A DEFENCE NETWORK incorporates all of your missile silos, airbases and especially radar sites, as well as any carriers assigned to anti-submarine duty or any naval units placed specifically for defence. At a more global level, it can also refer to your alliance's assets too. There are two kinds of DEFNETs: Intranets, and Internets (just like other networks, but not the same as the Internets).

A DEFNET INTRANET refers specifically to your assets used for defence. This is your own missile silos, your own radar coverage and so on. These are assets that are directly under your control. A DEFNET INTERNET refers to your ALLIANCE'S collective assets, including your OWN radar coverage, THEIR radar coverage, YOUR defence sites and their defence sites. If you are not in in an alliance, you do not have a DEFNET Internet.


With no defence network, you are likely to be easily removed. No effective defence network equals poor defence, simple as that. Why is it important to understand the differences between your defnet and your ally's defnet? The reason is that their defnet might not be there tomorrow, and you must learn to recognsie when it is strategically viable to ally with a player to form a defnet internet.

Objectives of DEFNETsEdit

The primary objective of a DEFNET is to respond to incoming attacks. Its secondary goals that it uses to achieve that are as follows:

1: Provide early warning for attacks. Using radar and naval assets, a DEFNET's objective is to provide extensive coverage covering the majority (if not your entire) territory, and to provide coverage that extends past this boundary and into neighbouring territories/waters. This is done to alert you to incoming fighters and missiles, so you can predict the paths and prioritise attacks, or even respond to them in some instances before they are a major threat.

2: Allow deployment of assets for defence effectively. Once you can see the enemy, you can strike the enemy. Efficient DEFNET planning will allow you to respond to incoming bombers and missiles using fighter craft (fighters in version 1.0 can respond to incoming missiles; they're just bad at it, see Fighters and Nuclear Missiles) OR switch silos to defence mode if time permits. With wide radar coverage, fighters can respond quickly to enemy strikes, resulting in rapid deployment of assets for supreme defence.

3: Provide effective missile defence. The primary goal of silos are not to destroy the enemy at first. That is the goal of your bombers and submarines. Silos are your most effective air defence unit, and as such, should not be risked. They also represent your greatest stockpile of nuclear missiles, so use them to attack only when it is safe to do so, and you are striking targets of incredible importance with a high chance of successfully eliminating the target. That said, they should be deployed in such a way as to provide maximum protection for high density population areas. Do not space them out with massive distances between them, it is better to try clustering them near dense population areas (i.e. Western USSR).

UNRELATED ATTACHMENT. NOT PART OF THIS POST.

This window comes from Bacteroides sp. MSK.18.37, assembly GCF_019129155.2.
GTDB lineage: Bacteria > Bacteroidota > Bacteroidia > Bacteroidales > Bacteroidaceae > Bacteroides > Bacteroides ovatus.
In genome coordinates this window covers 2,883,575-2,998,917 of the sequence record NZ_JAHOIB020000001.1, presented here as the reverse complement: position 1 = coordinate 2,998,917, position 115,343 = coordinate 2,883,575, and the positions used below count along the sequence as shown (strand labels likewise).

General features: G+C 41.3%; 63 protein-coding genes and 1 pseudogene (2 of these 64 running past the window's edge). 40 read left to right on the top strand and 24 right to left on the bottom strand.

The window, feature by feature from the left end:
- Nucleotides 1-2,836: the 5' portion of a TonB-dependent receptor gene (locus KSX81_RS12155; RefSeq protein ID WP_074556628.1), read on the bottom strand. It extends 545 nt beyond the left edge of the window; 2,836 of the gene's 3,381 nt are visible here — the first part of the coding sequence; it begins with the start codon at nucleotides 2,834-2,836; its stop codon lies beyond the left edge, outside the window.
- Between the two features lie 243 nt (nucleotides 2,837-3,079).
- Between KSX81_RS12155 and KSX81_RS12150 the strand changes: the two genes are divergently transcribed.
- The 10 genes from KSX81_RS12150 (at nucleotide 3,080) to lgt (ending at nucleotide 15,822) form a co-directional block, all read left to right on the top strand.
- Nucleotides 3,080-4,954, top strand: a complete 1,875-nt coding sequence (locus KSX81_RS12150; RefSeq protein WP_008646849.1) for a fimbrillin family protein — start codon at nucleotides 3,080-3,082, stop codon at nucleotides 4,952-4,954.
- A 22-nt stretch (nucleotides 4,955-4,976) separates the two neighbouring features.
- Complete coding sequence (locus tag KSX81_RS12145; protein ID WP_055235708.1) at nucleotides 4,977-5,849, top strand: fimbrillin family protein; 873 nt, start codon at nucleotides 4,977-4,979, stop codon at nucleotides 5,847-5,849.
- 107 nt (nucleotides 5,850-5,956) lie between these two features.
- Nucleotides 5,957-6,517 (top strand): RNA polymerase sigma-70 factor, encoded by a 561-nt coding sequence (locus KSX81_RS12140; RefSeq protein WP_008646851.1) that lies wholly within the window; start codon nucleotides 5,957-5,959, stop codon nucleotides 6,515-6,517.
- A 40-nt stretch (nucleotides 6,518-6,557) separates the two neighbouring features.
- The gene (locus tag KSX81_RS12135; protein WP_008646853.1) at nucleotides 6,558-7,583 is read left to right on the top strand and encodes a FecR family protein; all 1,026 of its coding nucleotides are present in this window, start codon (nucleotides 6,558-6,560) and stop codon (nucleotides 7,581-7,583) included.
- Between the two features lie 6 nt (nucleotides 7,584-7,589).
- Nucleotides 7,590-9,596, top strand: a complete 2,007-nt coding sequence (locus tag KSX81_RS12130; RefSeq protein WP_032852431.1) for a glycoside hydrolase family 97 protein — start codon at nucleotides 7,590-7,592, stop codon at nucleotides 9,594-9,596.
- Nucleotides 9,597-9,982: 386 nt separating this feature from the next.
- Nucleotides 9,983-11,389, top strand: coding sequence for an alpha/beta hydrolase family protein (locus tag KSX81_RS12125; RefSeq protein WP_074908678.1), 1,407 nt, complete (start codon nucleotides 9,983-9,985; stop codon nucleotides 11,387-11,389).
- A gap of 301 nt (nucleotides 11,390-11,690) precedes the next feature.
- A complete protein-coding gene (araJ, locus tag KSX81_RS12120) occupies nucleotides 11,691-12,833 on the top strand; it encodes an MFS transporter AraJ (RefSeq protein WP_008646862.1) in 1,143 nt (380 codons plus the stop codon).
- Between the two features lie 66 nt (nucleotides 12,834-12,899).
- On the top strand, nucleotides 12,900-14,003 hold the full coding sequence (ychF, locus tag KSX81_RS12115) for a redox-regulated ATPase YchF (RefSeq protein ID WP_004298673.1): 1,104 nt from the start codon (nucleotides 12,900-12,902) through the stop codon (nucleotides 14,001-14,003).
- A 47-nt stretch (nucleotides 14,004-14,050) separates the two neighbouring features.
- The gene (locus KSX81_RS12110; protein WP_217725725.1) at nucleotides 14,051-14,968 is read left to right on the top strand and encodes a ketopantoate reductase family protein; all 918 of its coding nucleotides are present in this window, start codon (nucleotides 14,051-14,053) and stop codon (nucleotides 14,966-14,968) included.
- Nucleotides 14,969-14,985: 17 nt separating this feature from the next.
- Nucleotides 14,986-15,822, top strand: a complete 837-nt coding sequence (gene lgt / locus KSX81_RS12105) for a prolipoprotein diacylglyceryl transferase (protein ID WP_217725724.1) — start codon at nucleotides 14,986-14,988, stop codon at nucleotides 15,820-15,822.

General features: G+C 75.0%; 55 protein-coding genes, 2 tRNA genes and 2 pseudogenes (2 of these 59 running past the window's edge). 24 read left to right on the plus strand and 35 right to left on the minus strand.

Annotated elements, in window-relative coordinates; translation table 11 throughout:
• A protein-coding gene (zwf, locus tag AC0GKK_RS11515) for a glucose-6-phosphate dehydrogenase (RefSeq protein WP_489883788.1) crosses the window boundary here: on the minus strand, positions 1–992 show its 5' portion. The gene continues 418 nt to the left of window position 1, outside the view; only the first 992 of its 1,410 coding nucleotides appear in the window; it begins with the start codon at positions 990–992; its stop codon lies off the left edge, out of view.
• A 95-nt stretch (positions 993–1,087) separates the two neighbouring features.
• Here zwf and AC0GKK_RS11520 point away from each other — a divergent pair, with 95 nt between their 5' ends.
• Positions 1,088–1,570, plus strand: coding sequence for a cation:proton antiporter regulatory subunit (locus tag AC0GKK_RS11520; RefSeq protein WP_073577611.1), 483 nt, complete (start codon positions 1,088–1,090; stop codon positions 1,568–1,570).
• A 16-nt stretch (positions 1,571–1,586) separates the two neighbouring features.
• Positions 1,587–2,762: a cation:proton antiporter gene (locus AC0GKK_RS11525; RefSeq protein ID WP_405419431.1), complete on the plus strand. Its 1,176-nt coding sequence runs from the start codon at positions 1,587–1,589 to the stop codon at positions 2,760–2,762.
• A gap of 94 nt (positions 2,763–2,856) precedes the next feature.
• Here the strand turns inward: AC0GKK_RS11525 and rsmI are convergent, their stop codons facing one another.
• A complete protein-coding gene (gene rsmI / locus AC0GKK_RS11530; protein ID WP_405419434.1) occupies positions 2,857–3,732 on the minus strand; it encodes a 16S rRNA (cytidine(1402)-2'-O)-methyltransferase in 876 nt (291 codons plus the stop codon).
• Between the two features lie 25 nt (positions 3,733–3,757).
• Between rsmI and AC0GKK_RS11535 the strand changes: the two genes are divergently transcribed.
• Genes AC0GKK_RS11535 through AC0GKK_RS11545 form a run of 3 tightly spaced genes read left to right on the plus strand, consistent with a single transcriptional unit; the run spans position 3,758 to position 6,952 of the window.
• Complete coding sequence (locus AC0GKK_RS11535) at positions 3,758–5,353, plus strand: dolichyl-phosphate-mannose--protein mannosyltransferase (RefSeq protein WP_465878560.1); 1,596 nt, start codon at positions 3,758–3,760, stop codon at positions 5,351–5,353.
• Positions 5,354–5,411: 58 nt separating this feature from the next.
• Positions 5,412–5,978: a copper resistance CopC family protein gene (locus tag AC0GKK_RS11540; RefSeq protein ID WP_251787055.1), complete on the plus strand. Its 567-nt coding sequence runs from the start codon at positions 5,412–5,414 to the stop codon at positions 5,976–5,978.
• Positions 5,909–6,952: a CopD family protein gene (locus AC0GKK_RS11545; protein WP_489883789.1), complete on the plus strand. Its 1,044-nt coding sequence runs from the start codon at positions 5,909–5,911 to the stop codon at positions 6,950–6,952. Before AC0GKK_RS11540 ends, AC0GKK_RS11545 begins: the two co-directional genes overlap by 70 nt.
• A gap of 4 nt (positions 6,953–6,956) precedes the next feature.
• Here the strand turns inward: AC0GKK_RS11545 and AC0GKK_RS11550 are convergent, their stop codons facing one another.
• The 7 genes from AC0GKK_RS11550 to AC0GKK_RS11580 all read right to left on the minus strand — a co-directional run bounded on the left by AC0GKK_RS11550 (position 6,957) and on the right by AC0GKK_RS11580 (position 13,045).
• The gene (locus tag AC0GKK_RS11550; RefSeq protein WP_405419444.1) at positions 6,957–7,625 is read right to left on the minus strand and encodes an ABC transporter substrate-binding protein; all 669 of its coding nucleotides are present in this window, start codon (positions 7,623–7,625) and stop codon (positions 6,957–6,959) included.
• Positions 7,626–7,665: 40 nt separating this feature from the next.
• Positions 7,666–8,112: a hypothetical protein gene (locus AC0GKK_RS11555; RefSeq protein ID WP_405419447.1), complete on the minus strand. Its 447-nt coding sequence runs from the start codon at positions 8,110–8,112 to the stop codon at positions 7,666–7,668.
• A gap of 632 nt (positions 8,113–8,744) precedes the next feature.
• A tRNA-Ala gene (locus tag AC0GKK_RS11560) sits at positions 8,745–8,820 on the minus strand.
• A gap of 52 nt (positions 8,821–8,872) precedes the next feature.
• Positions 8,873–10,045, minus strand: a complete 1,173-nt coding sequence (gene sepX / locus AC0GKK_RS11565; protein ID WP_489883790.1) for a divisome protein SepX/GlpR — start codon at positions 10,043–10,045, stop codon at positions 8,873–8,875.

4. Provide basic information about neighbours. Although the DEFNET's primary goal is defence, in some countries it is also used to obtain information about the enemy. A good example is Europe and USSR, who can use their radar to spy on each other, or Africa and Asia respectively. This may let you see other DEFNETs or warn you of impending attacks.

Radar TypesEdit

There are two kinds of radar visions in this guide: PRIMARY and AUXILIARY. PRIMARY RADAR is generated by your Radar sites. AUXILIARY RADAR is generated by mobile units, especially fighters.

Effective DEFNET developmentEdit


RADAR sites are the primary unit for DEFNETs. They have large radar coverage, they can only be hit by nukes (or fighters, if they happen to crash on top of them), and if you're playing in Variable Units mode, they're cheap. On the down side, they only take one missile to destroy. RADAR sites are your first target when attacking an enemy DEFNET, since they are vulnerable, usually poorly defended, and cripple the enemy's DEFNET with relatively few losses. When placing them, it's okay to be somewhat liberal with their defences; position them in important areas, like on coast lines, large empty spaces, and places where missiles are likely to pass over. Also place them on enemy borders. Normally, an enemy will not see them until they start launching bombers or fighters, which will cross over the radar's range. Deploy fighters in these instances to keep radar sites protected. Radar sites will not show up for Submarines, who have no radar range at all. When the bombs start dropping, radar units will fall, so remember to try to keep some radar within range of missile silos so you have some form of defence. However, do not be terribly concerned with protecting outlying radar sites.


AIRBASES are the next component of your DEFNET, and are important for two reasons. Firstly, they can regenerate fighters, and they keep a large stock of them. Secondly, they have five bombers, plus five SRBMs in reserve if any bombers make it back. This makes them able to effectively increase auxiliary radar ranges and respond to incoming attacks. In addition, they are good for launching bombers to attack enemy positions. REMEMBER - Bombers NEVER respawn, and nukes trapped in an Airbase are useless (therefore, micromanagement to rearm bombers is important). Airbases take two hits to be destroyed (though the first hit can destroy aircraft at the airbase), making them resilient to attacks and useful. Airbases are not primary targets for attacks unless the enemy is yet to launch bombers in DEFCON1, at which point it may be prudent to stike isolated airbases. Otherwise, they can usually be safely ignored for a period of time, provided air defence is strong.